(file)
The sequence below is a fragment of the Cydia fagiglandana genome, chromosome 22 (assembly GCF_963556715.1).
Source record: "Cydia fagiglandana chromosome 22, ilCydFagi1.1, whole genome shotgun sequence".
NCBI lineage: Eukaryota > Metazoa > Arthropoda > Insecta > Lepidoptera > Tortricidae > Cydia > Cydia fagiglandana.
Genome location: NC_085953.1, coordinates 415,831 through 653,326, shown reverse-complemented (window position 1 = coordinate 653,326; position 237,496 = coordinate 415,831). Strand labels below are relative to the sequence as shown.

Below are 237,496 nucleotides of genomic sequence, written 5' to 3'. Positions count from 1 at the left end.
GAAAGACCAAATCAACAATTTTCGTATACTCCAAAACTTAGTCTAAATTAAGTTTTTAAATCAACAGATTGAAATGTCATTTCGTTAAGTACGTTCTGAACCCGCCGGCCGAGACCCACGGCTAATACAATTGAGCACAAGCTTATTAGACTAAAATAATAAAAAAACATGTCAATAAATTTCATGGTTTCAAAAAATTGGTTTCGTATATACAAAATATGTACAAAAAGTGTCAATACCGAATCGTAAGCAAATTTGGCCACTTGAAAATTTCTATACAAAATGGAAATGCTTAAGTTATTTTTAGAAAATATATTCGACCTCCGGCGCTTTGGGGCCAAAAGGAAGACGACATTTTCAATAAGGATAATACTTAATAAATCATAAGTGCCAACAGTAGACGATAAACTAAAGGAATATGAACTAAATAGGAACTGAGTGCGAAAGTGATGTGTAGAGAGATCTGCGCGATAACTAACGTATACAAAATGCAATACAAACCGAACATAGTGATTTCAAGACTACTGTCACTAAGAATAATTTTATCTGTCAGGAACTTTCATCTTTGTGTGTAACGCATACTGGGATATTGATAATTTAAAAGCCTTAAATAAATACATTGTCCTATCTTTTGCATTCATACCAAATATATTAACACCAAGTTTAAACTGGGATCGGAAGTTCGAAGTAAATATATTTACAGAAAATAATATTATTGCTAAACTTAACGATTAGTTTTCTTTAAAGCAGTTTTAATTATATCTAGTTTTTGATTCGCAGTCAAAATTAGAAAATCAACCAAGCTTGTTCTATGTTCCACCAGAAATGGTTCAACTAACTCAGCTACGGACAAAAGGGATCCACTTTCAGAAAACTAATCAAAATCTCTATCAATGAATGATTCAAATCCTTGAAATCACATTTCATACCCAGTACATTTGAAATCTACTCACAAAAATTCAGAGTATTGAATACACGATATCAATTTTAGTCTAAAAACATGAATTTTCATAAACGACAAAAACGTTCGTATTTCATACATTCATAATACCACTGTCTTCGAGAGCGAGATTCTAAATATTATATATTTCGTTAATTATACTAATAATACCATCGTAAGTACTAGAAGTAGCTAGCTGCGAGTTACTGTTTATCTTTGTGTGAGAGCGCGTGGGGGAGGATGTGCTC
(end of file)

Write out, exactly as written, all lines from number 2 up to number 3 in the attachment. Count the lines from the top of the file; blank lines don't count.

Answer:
Source record: "Cydia fagiglandana chromosome 22, ilCydFagi1.1, whole genome shotgun sequence".
NCBI lineage: Eukaryota > Metazoa > Arthropoda > Insecta > Lepidoptera > Tortricidae > Cydia > Cydia fagiglandana.